Jeff Gieschen.

Jeff Gieschen. Photo: Mal Fairclough

AFL umpires boss Jeff Gieschen has added more intrigue to the clash between West Coast and Essendon on Saturday night, declaring the Eagles are playing up high tackles to win free kicks and he understood why clubs had become agitated.

The interpretation of when a head-high tackle should be penalised continued to rage yesterday, this time with confused Geelong coach Chris Scott declaring he was uncertain what was a free kick and what wasn't, while the AFL Players Association urged umpires to act to prevent serious injury.

Players are increasingly turning legal tackles into free kicks by dropping their shoulders or knees, forcing the tackler's arms to slide up to the neck or head, a tactic the Eagles have been criticised for.

With the AFL describing the head as ''sacrosanct'', another tactic of players, from all clubs, has been to charge head-first into opponents.

The Eagles have 52 more free kicks than their opponents this season, with midfielder Luke Shuey and small forward Ashton Hams being awarded the most frees for head-high contact.

''I wouldn't say West Coast are exploiting the rules … I agree that when they get taken high, they are accentuating the fact and showing everybody that they've been taken high,'' Gieschen said yesterday.

Gieschen said umpires had correctly awarded free kicks to the Eagles against North Melbourne on Sunday.

He revealed that umpires had long monitored how players attempted to shrug tackles in the hope of winning a free kick.

''We've watched these very closely over the years. Look, I think we can see from these [against North Melbourne] that the umpire in all these cases had no option but to pay high contact,'' Gieschen said on the AFL website.

''On all these occasions the contact has been high. Yes, the player might have moved a little bit but players with the football are entitled to evade the tackle. But they've all been clearly high.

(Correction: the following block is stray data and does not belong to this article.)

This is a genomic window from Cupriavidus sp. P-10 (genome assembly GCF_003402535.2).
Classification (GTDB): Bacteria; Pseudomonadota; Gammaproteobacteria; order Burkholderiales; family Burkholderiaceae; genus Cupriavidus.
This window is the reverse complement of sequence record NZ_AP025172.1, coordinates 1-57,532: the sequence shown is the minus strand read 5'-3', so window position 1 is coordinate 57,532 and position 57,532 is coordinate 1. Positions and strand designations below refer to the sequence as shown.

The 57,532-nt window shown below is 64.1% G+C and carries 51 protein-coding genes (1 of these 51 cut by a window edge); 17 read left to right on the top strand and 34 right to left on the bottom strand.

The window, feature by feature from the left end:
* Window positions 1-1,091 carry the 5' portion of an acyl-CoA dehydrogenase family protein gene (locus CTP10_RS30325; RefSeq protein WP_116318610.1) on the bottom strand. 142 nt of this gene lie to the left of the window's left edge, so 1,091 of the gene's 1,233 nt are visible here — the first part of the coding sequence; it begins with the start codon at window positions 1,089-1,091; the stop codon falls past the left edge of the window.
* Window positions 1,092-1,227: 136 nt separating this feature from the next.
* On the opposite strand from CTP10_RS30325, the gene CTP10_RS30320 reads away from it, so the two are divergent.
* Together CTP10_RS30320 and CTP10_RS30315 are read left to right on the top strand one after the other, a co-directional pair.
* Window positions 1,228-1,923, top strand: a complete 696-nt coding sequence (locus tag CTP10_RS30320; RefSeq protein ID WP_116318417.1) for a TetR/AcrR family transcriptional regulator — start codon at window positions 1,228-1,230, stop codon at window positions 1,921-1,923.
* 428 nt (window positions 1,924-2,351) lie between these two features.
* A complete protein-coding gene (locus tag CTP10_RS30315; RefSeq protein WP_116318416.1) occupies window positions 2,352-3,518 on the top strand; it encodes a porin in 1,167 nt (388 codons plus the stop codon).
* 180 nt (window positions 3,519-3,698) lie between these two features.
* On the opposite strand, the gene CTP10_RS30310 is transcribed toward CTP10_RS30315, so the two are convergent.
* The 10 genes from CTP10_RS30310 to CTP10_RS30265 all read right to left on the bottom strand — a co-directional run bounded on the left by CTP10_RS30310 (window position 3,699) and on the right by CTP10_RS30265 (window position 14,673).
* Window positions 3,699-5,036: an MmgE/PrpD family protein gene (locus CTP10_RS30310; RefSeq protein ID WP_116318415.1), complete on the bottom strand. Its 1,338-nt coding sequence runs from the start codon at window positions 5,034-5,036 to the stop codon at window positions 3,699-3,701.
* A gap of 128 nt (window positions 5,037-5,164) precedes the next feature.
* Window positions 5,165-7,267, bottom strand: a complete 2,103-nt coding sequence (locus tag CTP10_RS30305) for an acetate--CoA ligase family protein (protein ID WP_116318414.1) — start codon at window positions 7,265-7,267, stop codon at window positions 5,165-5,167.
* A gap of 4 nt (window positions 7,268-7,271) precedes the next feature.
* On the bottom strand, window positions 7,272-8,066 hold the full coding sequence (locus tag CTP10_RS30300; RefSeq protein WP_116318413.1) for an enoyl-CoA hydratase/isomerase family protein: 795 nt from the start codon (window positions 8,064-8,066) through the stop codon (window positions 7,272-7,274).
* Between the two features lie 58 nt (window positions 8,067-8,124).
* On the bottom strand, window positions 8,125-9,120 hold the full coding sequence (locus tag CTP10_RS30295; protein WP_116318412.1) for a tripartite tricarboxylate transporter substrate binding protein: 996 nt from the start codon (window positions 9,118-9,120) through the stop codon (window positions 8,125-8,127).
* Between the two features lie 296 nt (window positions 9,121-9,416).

''We're comfortable with those. But we understand this outcry at the moment about what the Eagles are doing but we think in these cases the umpires' correctly paid free kicks because they've all been taken high.''

But he said a free kick awarded to Hawthorn's Cyril Rioli for charging into Saint Dean Polo on Saturday night was wrong. Polo was so frustrated he also conceded a 50-metre penalty.

''If he's stationary like Polo was, it should be play-on,'' Gieschen said.

Echoing the words of Essendon great Matthew Lloyd in The Age yesterday, AFLPA general manager of player relations, Ian Prendergast, urged the umpires to guard against the threat of serious injury by not rewarding players who charge head-first into an opponent. ''We would encourage umpires to interpret those instances in a way that discourages the act of a player trying to create high contact and put at risk their health and safety,'' he said.

''If the game is officiated in a way that discourages players undertaking those type of actions, players will stop doing it because they realise there is no advantage to it.

''Players are risk takers, they are aggressive, they are warriors. They don't necessarily care about the risk. They just go out and get the results they are looking for, being free kicks.''

Lloyd fears a player who tries to get a free kick by charging into his opponent head-first risks becoming a quadriplegic.

Scott believes the debate had become murky.

''It would be a lot clearer if the umpires actually said to us or the AFL identified which ones were free kicks and which ones were mistakes,'' Scott said.

''There are two distinct issues, there's drawing the free kick by leading with your head, which I think we all accept as dangerous and my understanding of the interpretation is that's that not a free kick if you run into someone with your head. And then the other one is shrugging a tackle.

''I think the two are getting confused. The umpires have got to be clear with us or the umpiring department and let us know which ones are free kicks and which ones aren't. We've heard the umpires … say that you can't duck into a tackle and expect a free kick. If you have the ball and you put your head down into the tackler, that should be called play-on.''

St Kilda forward Justin Koschitzke said it was up to players to tackle correctly.

''You never try and tackle around the head. If you do it properly and you're disciplined, it's not going to be an issue,'' he said.